March 1, 2015

Who Owns Your Stories?

There is a difference, for people my age and older, at least, between the pseudo-private and the public.

The pseudo-private are the things you say behind closed doors, the stories you haven’t agreed to publish fully.  You know you are making yourself vulnerable when you tell your close friends, and they may (if they are indiscreet) share with their close friends (but even they should understand that they receive the information under an NDA). Everyone knows it’s not something that should be shared publicly, without your consent.

Historically, I suffered from the idea that people understood this. 

I am, of course, probably na├»ve.  On the other hand, I am the chosen trusted recipient of many stories I've never shared of sexual and physical abuse, exploration, cheating, abortion, parental horrors, and other secrets that, frankly, I believe are part of what make us human, so perhaps I am the opposite of naive vis-a-vis content, but very naive and willingly in disbelief on the disclosure front. 

For the generations younger than mine (and also my cohort, if I'm honest), I've observed that this distinction between the treatment that should be accorded private shared secrets and the treatment accorded those that are made public is much less real, if it even exists at all.  And technically, they are correct.  Of *COURSE* everything you share can end up on the front page of the New York Times.  This has always been true.  But most of us were not entertaining enough, historically, to have this be an actual risk.  It's a point of pride for my down-to-earth extended family that the New York Times has never actually cared about what a particular member of my family has ever done.  Period.

Essentially, I (wrongly) thought I owned, or at least could control, my own stories.  

Tonight, at a social event, I found myself the butt of a series of jokes, grounded in reality.  Fine.  Terrible, but fine.  We’ve all been there.  Unfortunately, the jokes started with things I'd said and done in a limited set of close friends and veered into sexual comments about my own life I've shared in a few small intimate settings.   Mind you, this was at a nice restaurant for a public birthday dinner including several folks who would never have been part of the initial audience I selected.  When I realized the joke direction, I tried to slightly move the conversation away from the topic.  This did not work.  The speaker kept returning, intent on making the joke at my expense on fairly personal sexually-related themes, in front of people I did not know well, at all.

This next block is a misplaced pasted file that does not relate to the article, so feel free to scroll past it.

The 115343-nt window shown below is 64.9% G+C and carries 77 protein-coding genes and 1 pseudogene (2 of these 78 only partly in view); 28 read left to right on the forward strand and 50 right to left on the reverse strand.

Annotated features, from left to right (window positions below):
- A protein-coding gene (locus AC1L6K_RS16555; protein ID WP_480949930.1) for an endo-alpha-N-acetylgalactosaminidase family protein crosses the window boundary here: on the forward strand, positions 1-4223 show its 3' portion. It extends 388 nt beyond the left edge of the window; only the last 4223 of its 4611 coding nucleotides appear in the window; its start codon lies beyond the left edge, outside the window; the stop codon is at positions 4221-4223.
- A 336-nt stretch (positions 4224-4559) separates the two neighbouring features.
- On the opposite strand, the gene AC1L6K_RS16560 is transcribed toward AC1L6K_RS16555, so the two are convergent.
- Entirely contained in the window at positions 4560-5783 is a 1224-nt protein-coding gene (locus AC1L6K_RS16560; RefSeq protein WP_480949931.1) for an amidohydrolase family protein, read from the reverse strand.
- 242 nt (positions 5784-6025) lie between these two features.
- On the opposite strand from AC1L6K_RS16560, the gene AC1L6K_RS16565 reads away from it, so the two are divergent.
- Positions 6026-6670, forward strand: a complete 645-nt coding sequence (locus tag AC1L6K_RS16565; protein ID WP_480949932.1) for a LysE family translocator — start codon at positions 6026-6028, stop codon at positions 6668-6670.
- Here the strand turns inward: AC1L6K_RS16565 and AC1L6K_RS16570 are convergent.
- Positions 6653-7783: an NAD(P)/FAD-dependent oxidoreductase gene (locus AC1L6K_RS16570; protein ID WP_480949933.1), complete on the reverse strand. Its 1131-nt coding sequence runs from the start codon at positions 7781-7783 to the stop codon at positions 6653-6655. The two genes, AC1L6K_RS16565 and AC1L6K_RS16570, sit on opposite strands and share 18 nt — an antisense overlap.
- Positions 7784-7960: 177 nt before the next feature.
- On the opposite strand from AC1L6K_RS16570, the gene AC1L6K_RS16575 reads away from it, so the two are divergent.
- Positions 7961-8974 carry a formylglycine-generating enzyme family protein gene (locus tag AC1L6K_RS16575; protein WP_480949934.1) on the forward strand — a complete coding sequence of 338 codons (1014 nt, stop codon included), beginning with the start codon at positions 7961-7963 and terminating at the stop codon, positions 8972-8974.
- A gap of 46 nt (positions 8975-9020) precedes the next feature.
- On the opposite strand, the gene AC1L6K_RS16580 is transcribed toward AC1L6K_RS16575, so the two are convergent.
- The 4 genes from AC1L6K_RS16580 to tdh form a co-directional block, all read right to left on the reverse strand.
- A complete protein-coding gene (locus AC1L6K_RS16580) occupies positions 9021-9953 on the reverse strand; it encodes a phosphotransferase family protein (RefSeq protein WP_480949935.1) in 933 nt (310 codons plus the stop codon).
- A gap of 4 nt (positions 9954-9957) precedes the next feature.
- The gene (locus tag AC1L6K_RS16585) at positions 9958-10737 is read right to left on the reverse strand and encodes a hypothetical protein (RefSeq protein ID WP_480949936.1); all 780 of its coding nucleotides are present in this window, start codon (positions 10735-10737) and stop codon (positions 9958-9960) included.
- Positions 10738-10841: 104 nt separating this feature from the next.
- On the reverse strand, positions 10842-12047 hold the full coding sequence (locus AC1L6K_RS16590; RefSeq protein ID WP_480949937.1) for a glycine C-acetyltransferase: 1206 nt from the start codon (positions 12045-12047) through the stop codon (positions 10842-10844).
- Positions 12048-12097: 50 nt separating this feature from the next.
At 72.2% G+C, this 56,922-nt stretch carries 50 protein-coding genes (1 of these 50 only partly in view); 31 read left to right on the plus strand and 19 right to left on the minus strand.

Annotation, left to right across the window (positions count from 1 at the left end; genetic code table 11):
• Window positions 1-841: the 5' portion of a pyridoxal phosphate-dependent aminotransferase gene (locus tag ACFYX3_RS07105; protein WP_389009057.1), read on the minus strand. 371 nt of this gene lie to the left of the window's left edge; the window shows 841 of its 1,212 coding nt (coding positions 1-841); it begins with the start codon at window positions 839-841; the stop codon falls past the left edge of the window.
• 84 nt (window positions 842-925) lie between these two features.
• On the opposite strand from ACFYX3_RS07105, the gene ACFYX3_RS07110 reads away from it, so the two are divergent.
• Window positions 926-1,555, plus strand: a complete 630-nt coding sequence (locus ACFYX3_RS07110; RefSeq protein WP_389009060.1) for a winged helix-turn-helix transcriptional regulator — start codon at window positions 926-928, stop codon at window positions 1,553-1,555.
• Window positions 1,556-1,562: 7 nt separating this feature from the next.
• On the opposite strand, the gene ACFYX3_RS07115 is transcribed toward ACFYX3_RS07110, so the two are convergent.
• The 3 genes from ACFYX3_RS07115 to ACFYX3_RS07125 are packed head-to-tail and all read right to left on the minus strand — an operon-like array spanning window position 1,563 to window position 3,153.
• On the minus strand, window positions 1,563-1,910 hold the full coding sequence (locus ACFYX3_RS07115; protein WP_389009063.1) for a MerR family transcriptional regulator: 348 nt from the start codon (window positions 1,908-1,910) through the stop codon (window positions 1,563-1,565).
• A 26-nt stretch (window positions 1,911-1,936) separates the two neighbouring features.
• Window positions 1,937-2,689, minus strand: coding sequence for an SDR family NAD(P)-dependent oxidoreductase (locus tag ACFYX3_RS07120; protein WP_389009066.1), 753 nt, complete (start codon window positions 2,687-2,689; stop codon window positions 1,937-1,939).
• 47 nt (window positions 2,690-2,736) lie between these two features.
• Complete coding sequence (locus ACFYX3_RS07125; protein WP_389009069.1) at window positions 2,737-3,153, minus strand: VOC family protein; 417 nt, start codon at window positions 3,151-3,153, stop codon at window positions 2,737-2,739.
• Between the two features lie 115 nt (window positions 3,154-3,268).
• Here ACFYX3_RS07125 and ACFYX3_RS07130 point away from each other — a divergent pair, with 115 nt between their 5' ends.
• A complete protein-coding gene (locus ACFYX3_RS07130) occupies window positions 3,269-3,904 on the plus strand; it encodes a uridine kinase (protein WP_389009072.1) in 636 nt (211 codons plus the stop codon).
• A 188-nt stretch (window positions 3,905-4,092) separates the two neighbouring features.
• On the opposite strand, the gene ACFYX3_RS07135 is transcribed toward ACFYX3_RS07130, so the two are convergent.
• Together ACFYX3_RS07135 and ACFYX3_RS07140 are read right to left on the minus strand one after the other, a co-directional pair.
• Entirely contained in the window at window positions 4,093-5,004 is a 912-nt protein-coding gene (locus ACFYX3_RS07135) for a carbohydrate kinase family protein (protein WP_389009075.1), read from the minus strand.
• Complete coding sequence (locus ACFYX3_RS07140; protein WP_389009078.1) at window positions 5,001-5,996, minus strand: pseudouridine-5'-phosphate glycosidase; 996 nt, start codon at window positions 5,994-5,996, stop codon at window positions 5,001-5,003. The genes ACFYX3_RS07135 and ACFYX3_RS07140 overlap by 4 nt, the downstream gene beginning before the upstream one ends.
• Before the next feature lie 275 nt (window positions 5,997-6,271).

This speaker clearly felt entitled to my stories.  It was as if by telling them, I'd given up my ownership.

Now, to be fair, I can understand the speaker’s confusion.  On a few occasions, I’d spoken openly, drunkenly, without care, in front of close friends in our home on this topic.  Regularly, I speak and write openly about gender and sexual themes (generally).  I can see how the speaker may have assumed that I have no concern for my own dignity or privacy when it comes to these issues, because I've highlighted, linked to, attended and celebrated women who were much more open than I am on similar themes.


And the kids today, they aren't.  Really.  I’m pretty sure they don’t think dignity and privacy are actually things (even if you try to trick them into an answer regarding sexuality).  Certainly the famous do not have the privilege of believing that private disclosures between friends is actually a thing to be respected.
The difference is, up until tonight I thought privacy and owning my own stories was still a thing for me. 

So, I am sad. 

My take home tonight is that to live my life the way I want to, I need to develop a very different set of filters.  Either that, or I need to get comfortable living my life with much more of myself on full-on public display than I’ve traditionally been comfortable with.  And, honestly, the latter is probably on the winning side of history…

Choosing Your Life

This week, I spent 3/7 of my evenings in hotels.  But both hotels (2 different trips) have become homes away from home for E & me.  We had a delicious date night at Pabu one night, attended an industry event another night, and a Shabbat for the third.